CHEAP snails for sale on ebay - BEWARE!
I almost ordered some of these, but found this article....
Read this before you order any cheap (as in $15-25 for 100 of them) snails!! Turns out they are not reef native, and live in colder waters. Also they can harbor all kinds of flukes that can get in your skin!!
Do You Know Who Youre Dealing With? Get to Know the Real Ilyanassa obsoleta by Mike Greenemeier - Reefkeeping.com
On Ebay like this: 265 Saltwater Nassarius Snails - Detritus Scavengers - eBay (item 220708341875 end time Jan-07-11 06:16:02 PST)
Anything listed as Nassarious Obsoleta or Ilyanassa Obsoleta
great read!!!! thanks for the heads up!!!
They could be something like a nerite or something, but flukes that we catch from snails are only in freshwater snails... (At least, I was 99% sure. Chances of a parasite that needs a mammal surviving in an ocean snail long term is slim to none.)
Thanks Bear :)
redchigh, you might want to read this then, a quote from the article:
"Ilyanassa is an intermediate host for at least nine species of trematode fluke. In most populations, over 50% of the adult snails have at least one species of this parasite, and in some populations the rate of infection is as high as 94% (Curtis and Hubbard, 1990; Curtis, 1997)! While none of these flukes actually targets humans as hosts, they do sometimes mistakenly burrow into human skin and cause what is known as "swimmers' itch," or more properly, cercarial dermatitis (Sindermann, 1960). This condition creates an extremely itchy rash similar to poison ivy that can last for up to a week. Affected snails will continue to release the infective stage of these flukes into a tank for up to a decade (assuming the snails live that long), and any exposure to the tank's water puts the aquarist at risk of infection (Curtis et al., 2000). Interestingly enough, the flukes that infect Ilyanassa harm them not only by stealing nutrition and castrating the animals, they can also actually control the snails' behavior. Infected snails make more frequent trips to, and go higher into, the intertidal zone where they are more likely to encounter birds and crustaceans, which are the flukes' primary hosts (Curtis, 1993). Coincidentally, that's also where they are more likely to encounter livestock collectors. As a result of this behavioral modification, it's highly likely that collectors of these snails have an unintentional bias toward infected specimens."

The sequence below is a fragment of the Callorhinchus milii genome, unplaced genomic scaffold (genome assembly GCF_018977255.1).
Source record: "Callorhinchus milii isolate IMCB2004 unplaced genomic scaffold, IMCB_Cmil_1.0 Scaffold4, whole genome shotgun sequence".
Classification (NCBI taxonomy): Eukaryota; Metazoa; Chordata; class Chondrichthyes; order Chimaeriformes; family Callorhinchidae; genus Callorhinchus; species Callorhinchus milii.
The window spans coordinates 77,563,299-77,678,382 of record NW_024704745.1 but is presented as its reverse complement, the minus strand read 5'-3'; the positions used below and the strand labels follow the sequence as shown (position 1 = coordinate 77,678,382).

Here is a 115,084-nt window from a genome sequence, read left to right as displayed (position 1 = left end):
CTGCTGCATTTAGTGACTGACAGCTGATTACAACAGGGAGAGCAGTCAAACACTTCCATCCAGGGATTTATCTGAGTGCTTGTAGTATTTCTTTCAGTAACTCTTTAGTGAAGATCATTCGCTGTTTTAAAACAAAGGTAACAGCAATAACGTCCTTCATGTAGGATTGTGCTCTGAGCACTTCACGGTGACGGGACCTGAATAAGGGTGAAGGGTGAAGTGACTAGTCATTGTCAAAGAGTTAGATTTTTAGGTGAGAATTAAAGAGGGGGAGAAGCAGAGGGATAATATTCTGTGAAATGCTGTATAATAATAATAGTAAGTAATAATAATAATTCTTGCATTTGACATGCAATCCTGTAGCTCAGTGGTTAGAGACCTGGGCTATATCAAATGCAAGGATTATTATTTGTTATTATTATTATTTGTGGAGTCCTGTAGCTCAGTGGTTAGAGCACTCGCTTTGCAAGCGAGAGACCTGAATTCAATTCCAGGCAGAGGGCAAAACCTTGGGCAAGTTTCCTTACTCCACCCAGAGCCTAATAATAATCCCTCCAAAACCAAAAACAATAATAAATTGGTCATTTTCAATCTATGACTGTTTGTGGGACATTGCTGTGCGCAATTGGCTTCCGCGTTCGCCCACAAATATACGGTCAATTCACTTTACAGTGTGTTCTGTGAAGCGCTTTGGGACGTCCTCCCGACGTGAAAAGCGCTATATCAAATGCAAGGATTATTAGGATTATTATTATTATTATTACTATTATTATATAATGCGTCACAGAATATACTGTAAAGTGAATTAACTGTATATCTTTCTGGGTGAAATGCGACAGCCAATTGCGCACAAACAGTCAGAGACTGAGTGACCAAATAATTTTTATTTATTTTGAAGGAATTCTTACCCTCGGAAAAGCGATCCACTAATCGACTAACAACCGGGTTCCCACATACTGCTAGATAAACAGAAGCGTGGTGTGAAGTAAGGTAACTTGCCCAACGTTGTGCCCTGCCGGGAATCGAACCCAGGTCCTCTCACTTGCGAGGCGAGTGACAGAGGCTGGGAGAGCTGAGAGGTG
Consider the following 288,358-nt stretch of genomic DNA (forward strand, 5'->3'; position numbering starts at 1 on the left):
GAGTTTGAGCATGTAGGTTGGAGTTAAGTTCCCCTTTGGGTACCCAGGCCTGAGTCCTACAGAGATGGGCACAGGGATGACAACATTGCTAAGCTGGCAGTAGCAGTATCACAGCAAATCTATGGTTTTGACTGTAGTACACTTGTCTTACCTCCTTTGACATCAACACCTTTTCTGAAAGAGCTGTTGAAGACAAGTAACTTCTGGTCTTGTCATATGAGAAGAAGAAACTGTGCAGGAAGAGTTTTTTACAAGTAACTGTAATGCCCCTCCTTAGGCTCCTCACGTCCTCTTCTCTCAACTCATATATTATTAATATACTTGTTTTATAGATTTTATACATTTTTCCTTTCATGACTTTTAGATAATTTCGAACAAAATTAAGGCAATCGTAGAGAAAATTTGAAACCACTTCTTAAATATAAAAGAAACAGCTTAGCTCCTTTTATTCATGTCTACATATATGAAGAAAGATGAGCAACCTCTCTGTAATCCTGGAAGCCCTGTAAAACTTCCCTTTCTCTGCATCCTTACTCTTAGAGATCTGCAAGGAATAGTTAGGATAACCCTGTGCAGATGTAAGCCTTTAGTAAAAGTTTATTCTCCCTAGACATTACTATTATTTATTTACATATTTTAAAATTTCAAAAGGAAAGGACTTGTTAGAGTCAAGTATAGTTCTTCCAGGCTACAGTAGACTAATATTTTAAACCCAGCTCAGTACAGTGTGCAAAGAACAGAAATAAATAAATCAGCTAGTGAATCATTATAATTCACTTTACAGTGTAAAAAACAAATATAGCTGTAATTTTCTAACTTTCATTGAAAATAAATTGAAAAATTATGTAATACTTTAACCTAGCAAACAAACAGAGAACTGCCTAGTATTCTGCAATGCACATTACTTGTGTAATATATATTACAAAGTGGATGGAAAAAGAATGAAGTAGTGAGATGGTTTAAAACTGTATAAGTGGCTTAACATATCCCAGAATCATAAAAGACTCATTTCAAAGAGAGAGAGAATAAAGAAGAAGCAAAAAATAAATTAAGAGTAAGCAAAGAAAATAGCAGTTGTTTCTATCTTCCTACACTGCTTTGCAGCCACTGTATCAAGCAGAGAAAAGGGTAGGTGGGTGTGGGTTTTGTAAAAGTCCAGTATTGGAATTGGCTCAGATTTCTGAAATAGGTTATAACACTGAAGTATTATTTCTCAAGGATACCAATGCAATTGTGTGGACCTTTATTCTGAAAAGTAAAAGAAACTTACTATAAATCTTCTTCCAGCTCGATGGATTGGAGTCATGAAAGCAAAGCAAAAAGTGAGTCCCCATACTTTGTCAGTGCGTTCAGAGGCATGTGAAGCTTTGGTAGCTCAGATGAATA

I just read a book on parasites. I think I had liver flukes on the brain, saw fluke, and read it as liver fluke.
Liver flukes do the same thing, making the snail go up to higher surfaces, but they'll also crawl into the snail's eyestalk and make it look like a catipillar. :P
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